Doug Kemsley ON WHEELS

TAKING THE HIGH ROAD

How the wheel turns. You can’t but help gawping at the gigantic new structures going up in blue chip industrial building sites in our part of the Eastern Cape. That the most impressive of them are motor industry-related, prompts the realisation the industry here is on the up.

Whitney Straight Maserati, 1934 period. Pic supplied

Can Nelson Mandela Bay, perhaps, once again claim its previous title of ‘the Detroit of Africa’?

The Merc factory in East London keeps multiplying in its enormity and is exporting impressive numbers of important new models. Can you miss the big facilities of the Chinese motor makers to the left and right of the N2 as you enter NMB?

Ford is producing more and more high-tech motors, Vee-Dubbs in Uitenhage is alternating with Toyota as SA’s best-selling brand and Isuzu moved in flawlessly when General Motors, for the second time, dumped us as its home in Africa.

It’s a big step-up from, say, seven years ago.

1934 Maserati

The numbers will certainly be there, but what’s the quality scorecard going to say? The last type of reputation our motor industry is going to need is one of churning out sardine cans on wheels not suitable for Africa’s special demands from conditions and drivers.

I’m not counting the well-established motor manufacturers here, who are largely producing world class quality vehicles and something we should be pretty proud of.

The Far Eastern models from Japan and South Korea are largely brilliant too, but we have also experienced some pretty ropey models from the giant far-away Continent and Eastern Europe.

Remember, the first one in SA was the old Dacia, a regurgitated Renault imitation from Rumania-or-somewhere. It was old technology, never stopped peeing engine and gearbox oil, was styled like a Draculamobile and was so underpowered it couldn’t pull the skin off a rice pudding.

Next thing, the Lada Niva arrives from Russia. I took one on a 4×4 comparison test with some of SA’s locally developed toughies, through the unforgiving Richtersveld region. After barely 43km all four shocks had either blown their seals or had ripped out of their mountings and the propshaft liberated itself. I stuffed the keys behind the sun visor, left it just there in the outback under a halfmensboom and invited the Johannesburg importer to fetch it himself.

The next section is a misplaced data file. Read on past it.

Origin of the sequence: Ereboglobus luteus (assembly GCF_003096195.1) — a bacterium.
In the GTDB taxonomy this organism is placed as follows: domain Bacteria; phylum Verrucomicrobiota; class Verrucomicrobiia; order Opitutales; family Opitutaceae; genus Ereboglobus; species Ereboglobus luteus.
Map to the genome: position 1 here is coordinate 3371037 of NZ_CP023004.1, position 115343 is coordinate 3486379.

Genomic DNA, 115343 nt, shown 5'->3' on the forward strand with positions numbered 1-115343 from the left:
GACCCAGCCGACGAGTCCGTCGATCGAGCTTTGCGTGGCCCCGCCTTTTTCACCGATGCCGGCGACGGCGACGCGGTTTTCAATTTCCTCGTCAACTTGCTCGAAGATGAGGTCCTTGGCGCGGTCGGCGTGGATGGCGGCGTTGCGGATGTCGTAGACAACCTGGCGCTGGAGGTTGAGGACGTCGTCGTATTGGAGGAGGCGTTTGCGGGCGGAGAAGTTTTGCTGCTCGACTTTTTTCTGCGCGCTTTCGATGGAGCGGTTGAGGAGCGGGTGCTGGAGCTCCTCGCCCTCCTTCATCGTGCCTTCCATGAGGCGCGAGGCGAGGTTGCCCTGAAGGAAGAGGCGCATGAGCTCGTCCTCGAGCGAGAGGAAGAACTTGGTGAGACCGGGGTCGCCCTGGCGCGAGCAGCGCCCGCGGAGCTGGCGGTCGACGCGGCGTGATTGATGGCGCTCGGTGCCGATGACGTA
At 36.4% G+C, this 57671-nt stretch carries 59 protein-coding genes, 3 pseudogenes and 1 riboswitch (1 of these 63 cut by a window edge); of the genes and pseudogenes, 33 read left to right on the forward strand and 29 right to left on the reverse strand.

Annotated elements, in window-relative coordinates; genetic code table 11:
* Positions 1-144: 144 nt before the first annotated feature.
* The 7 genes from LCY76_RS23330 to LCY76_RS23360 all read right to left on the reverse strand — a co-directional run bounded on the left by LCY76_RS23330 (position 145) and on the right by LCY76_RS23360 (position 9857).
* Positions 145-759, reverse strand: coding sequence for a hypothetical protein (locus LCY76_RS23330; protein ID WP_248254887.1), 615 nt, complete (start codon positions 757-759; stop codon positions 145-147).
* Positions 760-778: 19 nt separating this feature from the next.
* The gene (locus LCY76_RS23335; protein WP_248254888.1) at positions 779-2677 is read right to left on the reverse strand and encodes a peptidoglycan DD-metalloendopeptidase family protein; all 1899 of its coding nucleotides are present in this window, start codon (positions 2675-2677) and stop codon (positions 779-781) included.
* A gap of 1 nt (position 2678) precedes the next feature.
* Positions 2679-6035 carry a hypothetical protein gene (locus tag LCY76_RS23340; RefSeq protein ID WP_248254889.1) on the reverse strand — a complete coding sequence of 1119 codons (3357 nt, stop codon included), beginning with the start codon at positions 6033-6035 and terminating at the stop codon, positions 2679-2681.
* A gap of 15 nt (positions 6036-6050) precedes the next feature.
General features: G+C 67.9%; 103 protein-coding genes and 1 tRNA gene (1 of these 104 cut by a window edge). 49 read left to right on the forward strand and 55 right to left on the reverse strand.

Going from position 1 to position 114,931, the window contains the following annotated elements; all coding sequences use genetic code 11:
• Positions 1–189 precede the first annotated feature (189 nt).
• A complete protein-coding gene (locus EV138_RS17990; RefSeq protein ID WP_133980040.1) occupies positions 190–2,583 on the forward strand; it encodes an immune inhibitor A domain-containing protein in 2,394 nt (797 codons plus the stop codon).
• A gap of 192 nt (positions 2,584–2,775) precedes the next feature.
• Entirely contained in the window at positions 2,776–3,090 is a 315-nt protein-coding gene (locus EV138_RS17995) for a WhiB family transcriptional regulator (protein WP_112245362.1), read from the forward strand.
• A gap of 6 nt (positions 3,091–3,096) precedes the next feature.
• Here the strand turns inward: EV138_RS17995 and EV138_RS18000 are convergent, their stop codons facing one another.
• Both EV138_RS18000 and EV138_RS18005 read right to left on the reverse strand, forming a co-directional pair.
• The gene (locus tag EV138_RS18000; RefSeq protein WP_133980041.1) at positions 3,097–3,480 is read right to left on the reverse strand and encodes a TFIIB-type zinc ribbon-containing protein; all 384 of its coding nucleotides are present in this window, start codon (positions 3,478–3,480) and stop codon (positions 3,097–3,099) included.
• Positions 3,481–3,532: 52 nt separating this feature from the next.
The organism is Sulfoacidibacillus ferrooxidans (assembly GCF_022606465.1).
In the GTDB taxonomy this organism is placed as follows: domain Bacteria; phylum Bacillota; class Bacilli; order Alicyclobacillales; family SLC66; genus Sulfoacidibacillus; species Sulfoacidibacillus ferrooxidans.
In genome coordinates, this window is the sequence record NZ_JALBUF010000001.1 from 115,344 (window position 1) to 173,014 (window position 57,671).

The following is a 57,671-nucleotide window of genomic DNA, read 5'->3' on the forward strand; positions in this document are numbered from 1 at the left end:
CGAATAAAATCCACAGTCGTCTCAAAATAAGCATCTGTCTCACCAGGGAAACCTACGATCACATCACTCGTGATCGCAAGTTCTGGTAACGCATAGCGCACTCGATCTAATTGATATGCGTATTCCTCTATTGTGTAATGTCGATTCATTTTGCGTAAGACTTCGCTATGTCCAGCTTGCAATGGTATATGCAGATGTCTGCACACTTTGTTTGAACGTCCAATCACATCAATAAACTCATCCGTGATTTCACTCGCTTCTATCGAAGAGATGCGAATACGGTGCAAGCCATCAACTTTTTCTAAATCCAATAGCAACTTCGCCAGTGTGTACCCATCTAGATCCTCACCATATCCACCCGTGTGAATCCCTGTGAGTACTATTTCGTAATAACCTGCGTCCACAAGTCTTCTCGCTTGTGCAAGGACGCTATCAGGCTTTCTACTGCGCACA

Then, in my early days in Port Alfred I noticed a one-point-five-ton Chana with a very thin-lipped driver in control. Looking closer, it was clad with decals to the effect, “No resale value”, “shocking after-sales service”, and to which a passer-by had added in Koki, “bloody lump of junk”.

This Chana was nobody’s China, it seemed. The importer, whom I happened to know, asked me to do her a favour and have a chat to the owner, as I was in PA anyway. Wrong! This fire-spitting local kept forgetting I was not connected with the importer and gave me a real workout. Had to fully agree with him, but no more such favours.

General Motors has divorced us, but I just happened to be talking with the owner of Daewoo at the new model Matiz launch in Seoul, when he ‘married’ GM. Yes, as we stood there, he received a call from the then boss of GM to say that it had cleared the way to acquiring the whole of Daewoo. He was a very happy man and many bottles of Sodju were on the house.

Now Daewoo was never my favourite brand because of its poorest all-round quality of all the South Korean marques. Within months SA had the Chevy Spark – the little Daewoo Matiz in disguise.

It’s not all bad news coming out of the Far East motor industry, and their economies would have their handbrakes hard on if it was.

Besides, the West and some of its motors and motor people also have nefarious deeds to answer for – blue cars that burst into flame, Deutsche diesel exhausts that don’t come up smelling of roses and airbags that are more like whoopie cushions.

Come to think of it, Detroit is not doing so well either. Visit the Detroit Motor Show and you will find it surrounded by hundreds of abandoned high-rise buildings all boarded up and decaying. The once great motor city is dead because the City Fathers and the mighty US motor industry did not see eye-to-eye.

There’s a massage for our local government lot in there…

On the Eastern Cape adrenalin ride, there’s good news too. It’s getting quality international and national motorsport events for enthusiasts with the Grand Prix circuit in East London and Scribante Circuit in NMB sporting full programmes.

A little further afield, but within easy reach of us, the Knysna Speed Festival and Jaguar Simola Hillclimb happens on May 4, 5 and 6 and later in the year, a big international event will be the SA Historic Grand Prix Festival in November on the East London Grand Prix Circuit.

Some of the actual cars that competed 80 years ago will be shipped in from all parts of the world to compete in this remarkable Anniversary event.

No Sir. The Eastern Cape motor team is no longer at the back of the grid.

By Doug Kemsley

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